An Interview with Course co-ordinator Dr Julie Shearer. THEA234 – Speaking in Public was set up by Professor Adrian Kiernander. Now it is run by Doctor Julie Shearer. I took this unit last year and highly recommend it to anyone who wants to improve not only their confidence and ability in public speaking, but also their confidence in everyday vocal practice. —Alana
What is the primary aim of the unit?
The unit was set up deliberately as an interdisciplinary unit, and I suppose it’s like a service unit. It addresses a need for students in tertiary education. Lots and lots of people find it scary to speak in public, and yet more and more they’re being expected to have those kinds of skills: to be able to communicate with clients, or students, or their customers, or even their colleagues.
We also teach the kind of communication skills that are more commonly taught at university level in writing: how to express an idea convincingly, how to argue persuasively. So the skills you develop in the unit, you can also use when you’re writing essays, and in other forums.
Recently I was asked to teach sessions on speaking in public, into the research summer school, and a lot of those students are going to be postgrads, or are postgrads, and very often you could have got to the level of PhD and not ever really had a lot of practice delivering complex ideas orally to a crowd, to a public. So, yeah, that’s how it originated: it addressed a need.
What were the reasons for starting the unit?
It was an idea that had its time. There was an emphasis on the under-valued or under-looked skill of public speaking. We have a rhetoric unit, in Comms, which is more looking at it as a written form—the structure of argument, if you like. And so [THEA234] was more about presentation skills, about voice, and body. And also online: it’s fully online at the moment and we use Adobe Connect so that the students can deliver their speeches virtually ‘live’. So that’s something we’re developing, but also, we ask our on-campus students to do that audio-visual presentation of their final speech, because being able to communicate using contemporary technologies is also really important. Because the way we think of ‘public’, now—it’s not just people in a room, there is the wider public that is now available to people on the internet.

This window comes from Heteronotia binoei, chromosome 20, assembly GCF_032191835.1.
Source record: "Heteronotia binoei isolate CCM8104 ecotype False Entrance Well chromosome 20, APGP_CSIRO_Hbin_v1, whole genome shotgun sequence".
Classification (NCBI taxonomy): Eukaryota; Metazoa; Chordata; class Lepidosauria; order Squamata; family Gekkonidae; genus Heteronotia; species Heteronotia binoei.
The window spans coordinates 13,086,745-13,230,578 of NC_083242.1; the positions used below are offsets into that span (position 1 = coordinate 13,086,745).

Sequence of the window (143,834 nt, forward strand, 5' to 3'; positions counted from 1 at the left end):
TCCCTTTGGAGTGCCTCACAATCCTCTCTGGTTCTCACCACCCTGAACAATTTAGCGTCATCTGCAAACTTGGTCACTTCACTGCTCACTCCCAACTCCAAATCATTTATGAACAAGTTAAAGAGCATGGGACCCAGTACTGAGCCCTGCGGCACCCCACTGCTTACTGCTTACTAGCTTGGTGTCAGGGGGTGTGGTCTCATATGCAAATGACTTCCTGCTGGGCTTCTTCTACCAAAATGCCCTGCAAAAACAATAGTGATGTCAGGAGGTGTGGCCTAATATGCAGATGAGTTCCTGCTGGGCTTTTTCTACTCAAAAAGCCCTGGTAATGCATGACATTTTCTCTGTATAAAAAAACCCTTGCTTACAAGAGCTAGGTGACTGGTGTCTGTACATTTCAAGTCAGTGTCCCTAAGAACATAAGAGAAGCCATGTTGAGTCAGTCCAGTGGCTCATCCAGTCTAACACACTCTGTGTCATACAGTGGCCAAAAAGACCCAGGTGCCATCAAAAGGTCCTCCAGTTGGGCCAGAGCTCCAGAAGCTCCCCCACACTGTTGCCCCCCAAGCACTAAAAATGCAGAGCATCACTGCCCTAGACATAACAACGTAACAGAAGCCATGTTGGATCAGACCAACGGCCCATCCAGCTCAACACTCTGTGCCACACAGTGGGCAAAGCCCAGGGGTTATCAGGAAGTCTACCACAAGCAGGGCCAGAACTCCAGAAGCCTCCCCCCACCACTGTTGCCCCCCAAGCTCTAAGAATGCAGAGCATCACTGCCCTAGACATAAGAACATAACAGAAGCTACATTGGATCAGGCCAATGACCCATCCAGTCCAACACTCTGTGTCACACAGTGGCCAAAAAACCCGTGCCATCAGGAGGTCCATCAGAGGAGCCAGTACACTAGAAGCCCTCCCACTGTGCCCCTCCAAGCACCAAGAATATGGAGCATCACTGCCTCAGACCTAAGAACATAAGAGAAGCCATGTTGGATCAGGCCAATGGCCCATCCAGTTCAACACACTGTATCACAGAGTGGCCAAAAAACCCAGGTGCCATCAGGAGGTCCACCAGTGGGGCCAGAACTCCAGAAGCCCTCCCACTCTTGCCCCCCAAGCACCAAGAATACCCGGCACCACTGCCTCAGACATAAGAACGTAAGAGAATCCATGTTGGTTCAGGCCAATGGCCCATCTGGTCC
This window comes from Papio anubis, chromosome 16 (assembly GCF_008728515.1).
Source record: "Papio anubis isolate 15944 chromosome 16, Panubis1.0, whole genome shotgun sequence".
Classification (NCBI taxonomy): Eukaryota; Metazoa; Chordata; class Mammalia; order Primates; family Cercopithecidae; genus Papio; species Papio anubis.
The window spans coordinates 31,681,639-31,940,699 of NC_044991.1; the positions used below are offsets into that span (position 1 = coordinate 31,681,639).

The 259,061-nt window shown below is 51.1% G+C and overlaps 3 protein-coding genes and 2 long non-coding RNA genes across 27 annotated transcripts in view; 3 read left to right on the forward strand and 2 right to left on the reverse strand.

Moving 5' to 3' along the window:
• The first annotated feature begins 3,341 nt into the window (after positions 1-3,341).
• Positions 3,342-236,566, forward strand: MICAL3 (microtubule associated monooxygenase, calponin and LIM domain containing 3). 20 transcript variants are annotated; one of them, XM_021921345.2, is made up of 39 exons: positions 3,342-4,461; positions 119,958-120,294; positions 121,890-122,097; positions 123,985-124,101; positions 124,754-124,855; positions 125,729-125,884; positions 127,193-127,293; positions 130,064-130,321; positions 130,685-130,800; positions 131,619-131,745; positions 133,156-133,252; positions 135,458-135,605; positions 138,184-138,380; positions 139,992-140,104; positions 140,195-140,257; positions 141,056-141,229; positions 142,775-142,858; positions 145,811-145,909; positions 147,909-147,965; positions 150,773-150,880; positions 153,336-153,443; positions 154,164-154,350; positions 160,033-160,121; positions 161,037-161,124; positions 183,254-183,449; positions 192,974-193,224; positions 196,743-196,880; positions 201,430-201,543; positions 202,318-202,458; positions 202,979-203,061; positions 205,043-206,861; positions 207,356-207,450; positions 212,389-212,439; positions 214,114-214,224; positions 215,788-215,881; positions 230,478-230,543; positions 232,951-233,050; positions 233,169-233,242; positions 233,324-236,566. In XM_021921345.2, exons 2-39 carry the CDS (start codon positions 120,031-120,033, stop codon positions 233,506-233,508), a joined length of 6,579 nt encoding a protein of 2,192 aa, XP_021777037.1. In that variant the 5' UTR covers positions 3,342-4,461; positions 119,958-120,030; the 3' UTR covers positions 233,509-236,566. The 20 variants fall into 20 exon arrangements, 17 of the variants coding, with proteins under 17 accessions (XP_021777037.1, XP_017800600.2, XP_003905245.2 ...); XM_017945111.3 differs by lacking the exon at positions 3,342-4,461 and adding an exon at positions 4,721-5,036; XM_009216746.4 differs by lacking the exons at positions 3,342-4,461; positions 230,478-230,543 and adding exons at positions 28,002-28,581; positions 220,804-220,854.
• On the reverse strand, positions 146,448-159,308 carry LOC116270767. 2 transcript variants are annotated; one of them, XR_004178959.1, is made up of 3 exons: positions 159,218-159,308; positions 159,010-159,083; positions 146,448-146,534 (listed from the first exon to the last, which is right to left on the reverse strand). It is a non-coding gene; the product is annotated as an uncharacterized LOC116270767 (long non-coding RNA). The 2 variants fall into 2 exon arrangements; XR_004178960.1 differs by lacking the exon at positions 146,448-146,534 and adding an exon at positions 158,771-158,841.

What individual topics can students expect to learn that will work together to teach them how to be a better public speaker?
In terms of their own individual assessment, it’s very wide. And we deliberately keep it so, and students often will choose to speak from their field, so, you know, if you’re a law student you can speak about law, issues, something that interests you in what you’re studying, in politics, or in nursing, or animal science, or teaching: so it’s very broad. If you’re an on-campus student, the seminar topics are all designed to address issues related to public speaking. So sometimes that’s about how you structure an argument, it could be about using PowerPoint, it’s about body language and how you engage with an audience, thinking of it as a conversation, as a two-way thing. And, again, that’s kind of reflected if you’re an off-campus student in the forum discussions, which are guided discussions designed to follow the chapters of the book and read and digest that sort of information and discuss it.
Is there anything extra that you’d like to say about the unit, maybe anything to convince people who are considering taking it?
For me, I just think it’s a really fundamental skill. You know, sometimes people ask “What did you learn at university?” and you could have been studying anything—sociology, animal science, arts, theatre—and while you are obviously absorbing information and skills about all sorts of things, what you are at the end is a university graduate. You have certain graduate skills, and they include being able to look things up in the library, and being able to communicate complex ideas effectively. And in a written form that’s certainly something that we assess and test, but more and more, being able to communicate effectively—verbally and to a crowd—and being confident enough to stand up and have your say. And also the skills of listening: developing the skills of intelligent, critical listening. I think these are really valuable graduate skills, and that’s what the unit’s designed for.
There are lots and lots of people, I think, for whom this is a skill that they could certainly do with developing.
Plans are in motion to offer THEA234 at the Parramatta Campus.
If you are interested in THEA234, or would like to know more about it, contact: firstname.lastname@example.org